Yes, the legacy of the Soviet Union is to some extent given to us heavily, especially in such matters as the transportation of cargo through the territories of the former Soviet republics. But the transition process has been launched, and, I am sure, in the end, the transport “window to the world” will become Russian on 100%.
This also applies to the fact that some forces in our country indiscriminately talk at all angles about a "gas station country" in which nothing is built except tanks. It turns out being built. And it is built in such a way that the need for Baltic transit falls more and more every day. We can do it ourselves.
Interaction with the Baltic States in transport matters is steadily falling. For rail transport - five times. By container - at four. According to the volume of general cargo - in three. In the 2015 year alone, the transportation of oil and petroleum products through the ports of the Baltic countries fell by 20,9%, hard coal - by 36%, and even mineral fertilizers - by 3,4%. Yes, for mineral fertilizers, the Balts still maintain their positions. While saving ...
And if we take the figures of open sources for the first quarter of 2016 of the year ... Regarding the decrease in turnover in the Baltic ports, there is generally a zrada. Or peremoga, depending on which side to look.
Riga - decrease by 13,8%. Tallinn - a decrease of 16,3%.
Against the background of this fall in commodity circulation, the frequent visits of representatives of the Baltic economy sector become clear.
They came to their senses ... You can't say otherwise.
The first, oddly enough, figured out in Estonia. They quickly calculated that by the end of the current year about 6 thousand people might be out of work in the Port of Tallinn. And even before 1,2, thousands will have to be cut by rail, of which at least 500 people will be reduced in the next 2 − 3 of the month. In general, in today's realities, the total unprofitability of the Baltic railways as a whole is no longer in doubt. It is clear that passenger transportation will never compensate for the money that “left” along Russian roads to Russian ports.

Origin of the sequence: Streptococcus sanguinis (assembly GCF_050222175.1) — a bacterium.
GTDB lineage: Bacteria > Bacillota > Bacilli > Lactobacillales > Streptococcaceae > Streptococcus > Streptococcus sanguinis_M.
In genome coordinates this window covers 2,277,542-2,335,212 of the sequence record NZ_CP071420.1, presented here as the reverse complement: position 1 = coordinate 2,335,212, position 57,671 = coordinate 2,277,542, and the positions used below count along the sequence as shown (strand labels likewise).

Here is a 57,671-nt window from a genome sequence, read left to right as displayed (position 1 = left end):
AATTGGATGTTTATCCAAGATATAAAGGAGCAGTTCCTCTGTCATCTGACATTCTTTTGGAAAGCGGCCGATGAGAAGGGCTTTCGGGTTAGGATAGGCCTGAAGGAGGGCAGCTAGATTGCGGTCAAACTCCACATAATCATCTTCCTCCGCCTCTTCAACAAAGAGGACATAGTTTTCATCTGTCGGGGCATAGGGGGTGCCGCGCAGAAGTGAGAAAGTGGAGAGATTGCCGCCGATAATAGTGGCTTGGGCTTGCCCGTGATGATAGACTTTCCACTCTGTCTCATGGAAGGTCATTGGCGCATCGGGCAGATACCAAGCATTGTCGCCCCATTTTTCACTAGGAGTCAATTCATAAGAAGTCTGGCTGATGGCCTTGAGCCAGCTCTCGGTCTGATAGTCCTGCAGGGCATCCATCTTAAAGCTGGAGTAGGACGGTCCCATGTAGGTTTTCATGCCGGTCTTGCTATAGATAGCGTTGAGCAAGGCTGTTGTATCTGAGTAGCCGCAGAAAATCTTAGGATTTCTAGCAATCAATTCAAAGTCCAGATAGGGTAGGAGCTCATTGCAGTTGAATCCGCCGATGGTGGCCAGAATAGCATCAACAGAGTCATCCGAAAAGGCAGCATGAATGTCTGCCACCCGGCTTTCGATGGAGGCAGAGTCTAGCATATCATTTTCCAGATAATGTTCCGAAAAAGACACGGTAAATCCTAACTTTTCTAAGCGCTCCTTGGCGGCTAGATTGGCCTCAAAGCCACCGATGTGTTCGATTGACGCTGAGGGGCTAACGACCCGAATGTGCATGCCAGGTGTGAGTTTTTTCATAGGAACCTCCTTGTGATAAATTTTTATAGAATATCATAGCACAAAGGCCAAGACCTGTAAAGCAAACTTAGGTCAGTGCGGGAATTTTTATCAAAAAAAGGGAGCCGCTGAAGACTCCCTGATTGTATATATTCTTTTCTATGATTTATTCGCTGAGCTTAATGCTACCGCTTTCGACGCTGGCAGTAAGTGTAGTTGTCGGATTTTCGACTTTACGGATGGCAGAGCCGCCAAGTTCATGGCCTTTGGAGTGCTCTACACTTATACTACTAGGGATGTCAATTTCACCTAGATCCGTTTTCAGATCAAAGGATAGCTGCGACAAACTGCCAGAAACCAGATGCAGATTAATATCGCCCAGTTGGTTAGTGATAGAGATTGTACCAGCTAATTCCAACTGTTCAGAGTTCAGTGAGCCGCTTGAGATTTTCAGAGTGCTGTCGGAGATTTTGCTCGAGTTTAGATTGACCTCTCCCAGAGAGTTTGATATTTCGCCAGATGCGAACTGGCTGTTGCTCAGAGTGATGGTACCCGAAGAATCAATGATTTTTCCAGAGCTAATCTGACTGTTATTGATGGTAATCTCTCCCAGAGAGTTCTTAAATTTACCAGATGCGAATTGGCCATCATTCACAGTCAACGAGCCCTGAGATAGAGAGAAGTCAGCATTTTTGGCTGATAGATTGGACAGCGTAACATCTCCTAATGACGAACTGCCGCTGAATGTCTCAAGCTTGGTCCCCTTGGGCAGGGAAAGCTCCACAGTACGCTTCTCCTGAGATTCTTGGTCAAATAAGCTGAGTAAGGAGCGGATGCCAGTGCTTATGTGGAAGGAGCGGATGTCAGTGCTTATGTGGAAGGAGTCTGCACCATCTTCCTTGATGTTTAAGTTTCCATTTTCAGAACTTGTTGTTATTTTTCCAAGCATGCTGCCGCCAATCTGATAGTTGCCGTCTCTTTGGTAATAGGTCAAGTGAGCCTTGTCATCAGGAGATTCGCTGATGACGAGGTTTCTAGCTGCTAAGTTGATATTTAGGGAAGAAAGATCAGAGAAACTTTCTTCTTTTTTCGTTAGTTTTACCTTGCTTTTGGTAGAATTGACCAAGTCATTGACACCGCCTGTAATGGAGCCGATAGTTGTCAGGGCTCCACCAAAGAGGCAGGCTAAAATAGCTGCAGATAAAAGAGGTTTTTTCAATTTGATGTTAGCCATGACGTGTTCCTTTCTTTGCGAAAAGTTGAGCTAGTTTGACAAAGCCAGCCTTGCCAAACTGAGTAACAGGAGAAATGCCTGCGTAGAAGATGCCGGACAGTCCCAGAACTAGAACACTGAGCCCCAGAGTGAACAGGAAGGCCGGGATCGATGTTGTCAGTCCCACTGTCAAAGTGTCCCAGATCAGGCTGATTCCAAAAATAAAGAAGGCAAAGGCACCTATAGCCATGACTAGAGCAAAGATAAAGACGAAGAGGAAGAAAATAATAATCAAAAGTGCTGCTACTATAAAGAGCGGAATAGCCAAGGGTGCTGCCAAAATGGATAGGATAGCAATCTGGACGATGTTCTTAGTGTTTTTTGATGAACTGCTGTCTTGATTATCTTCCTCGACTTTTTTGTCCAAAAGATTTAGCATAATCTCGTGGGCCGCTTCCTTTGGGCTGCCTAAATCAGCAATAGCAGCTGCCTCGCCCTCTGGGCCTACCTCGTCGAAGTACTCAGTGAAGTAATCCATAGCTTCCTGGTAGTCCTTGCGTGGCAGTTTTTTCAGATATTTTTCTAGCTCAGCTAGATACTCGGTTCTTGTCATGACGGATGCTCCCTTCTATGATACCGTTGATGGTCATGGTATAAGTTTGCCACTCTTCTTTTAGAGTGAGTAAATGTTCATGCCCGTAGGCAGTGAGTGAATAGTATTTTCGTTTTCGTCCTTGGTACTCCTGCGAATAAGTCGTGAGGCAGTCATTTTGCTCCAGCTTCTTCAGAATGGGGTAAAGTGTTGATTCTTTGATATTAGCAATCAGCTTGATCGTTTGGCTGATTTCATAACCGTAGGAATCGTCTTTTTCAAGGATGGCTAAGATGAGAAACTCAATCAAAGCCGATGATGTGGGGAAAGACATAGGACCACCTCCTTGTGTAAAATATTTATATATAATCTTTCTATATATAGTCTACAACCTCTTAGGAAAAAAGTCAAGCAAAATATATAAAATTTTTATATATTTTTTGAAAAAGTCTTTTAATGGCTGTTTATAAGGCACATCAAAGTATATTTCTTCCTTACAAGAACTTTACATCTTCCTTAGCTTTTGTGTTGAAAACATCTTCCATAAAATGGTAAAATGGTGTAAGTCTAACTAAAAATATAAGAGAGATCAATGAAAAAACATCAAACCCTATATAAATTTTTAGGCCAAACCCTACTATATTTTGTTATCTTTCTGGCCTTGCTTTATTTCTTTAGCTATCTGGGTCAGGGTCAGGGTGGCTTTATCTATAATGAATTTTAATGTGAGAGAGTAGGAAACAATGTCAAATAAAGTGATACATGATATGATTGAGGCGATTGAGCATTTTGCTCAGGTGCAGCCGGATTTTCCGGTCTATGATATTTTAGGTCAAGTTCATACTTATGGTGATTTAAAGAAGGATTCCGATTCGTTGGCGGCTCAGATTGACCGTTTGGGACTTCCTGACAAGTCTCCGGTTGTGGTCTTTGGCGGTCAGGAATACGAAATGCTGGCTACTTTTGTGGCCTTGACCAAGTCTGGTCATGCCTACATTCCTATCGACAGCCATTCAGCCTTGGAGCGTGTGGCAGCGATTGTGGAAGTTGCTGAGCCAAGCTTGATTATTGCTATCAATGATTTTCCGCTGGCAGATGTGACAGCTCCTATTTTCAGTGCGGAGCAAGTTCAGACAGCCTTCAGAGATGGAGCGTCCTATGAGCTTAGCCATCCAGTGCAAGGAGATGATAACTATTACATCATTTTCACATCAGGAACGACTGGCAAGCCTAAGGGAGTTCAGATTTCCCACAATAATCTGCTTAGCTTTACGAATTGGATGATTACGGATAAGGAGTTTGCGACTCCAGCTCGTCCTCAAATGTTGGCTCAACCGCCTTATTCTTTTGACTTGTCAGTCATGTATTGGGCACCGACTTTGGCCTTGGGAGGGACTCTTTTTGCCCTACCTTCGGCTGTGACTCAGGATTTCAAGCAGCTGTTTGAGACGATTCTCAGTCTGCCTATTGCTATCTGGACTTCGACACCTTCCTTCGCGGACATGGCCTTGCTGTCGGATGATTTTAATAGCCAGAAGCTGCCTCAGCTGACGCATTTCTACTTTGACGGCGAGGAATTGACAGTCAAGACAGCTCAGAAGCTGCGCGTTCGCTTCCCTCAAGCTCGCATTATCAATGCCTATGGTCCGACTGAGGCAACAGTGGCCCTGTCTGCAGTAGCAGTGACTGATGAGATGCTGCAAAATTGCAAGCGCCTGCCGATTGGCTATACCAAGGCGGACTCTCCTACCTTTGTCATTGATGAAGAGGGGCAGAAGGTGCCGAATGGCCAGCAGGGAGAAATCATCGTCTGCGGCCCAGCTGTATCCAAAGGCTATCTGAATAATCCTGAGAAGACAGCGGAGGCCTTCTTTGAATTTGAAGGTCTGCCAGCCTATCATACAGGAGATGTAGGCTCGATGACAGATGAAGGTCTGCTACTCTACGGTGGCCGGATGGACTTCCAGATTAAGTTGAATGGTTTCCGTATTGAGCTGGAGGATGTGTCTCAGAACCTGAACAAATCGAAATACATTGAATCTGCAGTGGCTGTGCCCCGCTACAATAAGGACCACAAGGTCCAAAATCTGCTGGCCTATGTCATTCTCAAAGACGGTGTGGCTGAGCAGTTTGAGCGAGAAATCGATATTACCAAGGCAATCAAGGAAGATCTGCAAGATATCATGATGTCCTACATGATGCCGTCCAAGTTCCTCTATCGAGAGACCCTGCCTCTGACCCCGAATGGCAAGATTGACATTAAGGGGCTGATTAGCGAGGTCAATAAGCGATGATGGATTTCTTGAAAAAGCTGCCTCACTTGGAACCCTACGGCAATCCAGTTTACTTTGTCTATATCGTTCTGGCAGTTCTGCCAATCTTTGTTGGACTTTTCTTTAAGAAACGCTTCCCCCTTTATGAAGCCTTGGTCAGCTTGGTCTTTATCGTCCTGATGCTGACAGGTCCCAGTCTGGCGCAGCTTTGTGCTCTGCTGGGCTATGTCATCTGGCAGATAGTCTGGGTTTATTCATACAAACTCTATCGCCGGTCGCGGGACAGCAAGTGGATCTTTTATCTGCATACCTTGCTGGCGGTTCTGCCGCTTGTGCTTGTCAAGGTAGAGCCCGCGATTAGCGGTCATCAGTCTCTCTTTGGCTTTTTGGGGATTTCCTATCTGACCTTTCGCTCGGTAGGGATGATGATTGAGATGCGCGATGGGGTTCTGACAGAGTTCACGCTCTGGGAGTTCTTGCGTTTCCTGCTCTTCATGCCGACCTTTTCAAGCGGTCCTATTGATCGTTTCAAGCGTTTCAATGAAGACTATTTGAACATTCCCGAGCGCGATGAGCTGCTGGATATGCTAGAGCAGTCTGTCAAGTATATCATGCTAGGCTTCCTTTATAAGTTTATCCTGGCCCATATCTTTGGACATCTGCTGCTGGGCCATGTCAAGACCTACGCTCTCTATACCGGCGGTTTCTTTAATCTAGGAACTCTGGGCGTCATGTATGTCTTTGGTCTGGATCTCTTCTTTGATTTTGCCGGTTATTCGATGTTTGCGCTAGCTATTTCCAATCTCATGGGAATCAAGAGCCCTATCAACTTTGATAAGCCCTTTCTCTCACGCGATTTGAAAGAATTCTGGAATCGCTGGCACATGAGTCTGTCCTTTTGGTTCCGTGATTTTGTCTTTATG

Finished playing, and congratulations. Then what?
And then sadness and longing in the style of Ukraine. You shouldn’t say it again, but I’ll say: that Ukraine, that the Baltics, all these 20 years of independence lived solely because of Russia's great patience. And patience suddenly came to an end.
And it turned out that we will live without a Ukrainian pipe, and without Lithuanian, Latvian and Estonian ports. Harder, of course, but the process is running. Yes, the situation was such that our side was forced to endure rudeness in response to persuasion and exhortations in the style of "Guys, let's live together!"
Now we will observe, what's next, how will the development process of the mighty economies of the Baltic countries proceed, without support from Russia.
Of course, this is not tomorrow or the day after. I think that in the course of 4-5 years, when the trade turnover between Russia and the Baltic states will approach the level of zero, it will be possible to begin to see the transformations of Latvia, Lithuania and Estonia into their historical state. Namely, in the poor, deaf and, most offensive, far-off farms. Not needed by anyone: neither Russia, nor the USA, nor Europe.
And the fact that we will observe it for some reason does not arise. And, by the way, NATO troops, most likely, will leave the Baltic states. Themselves. For there is no sense in keeping them there. Protecting rusting rails and harbor cranes from Russia is a very expensive and dubious pleasure. And emptying the unwanted territory, whose inhabitants will turn the nuts or something else in Europe.
Hangover from the end of the Russian freebies will be heavy.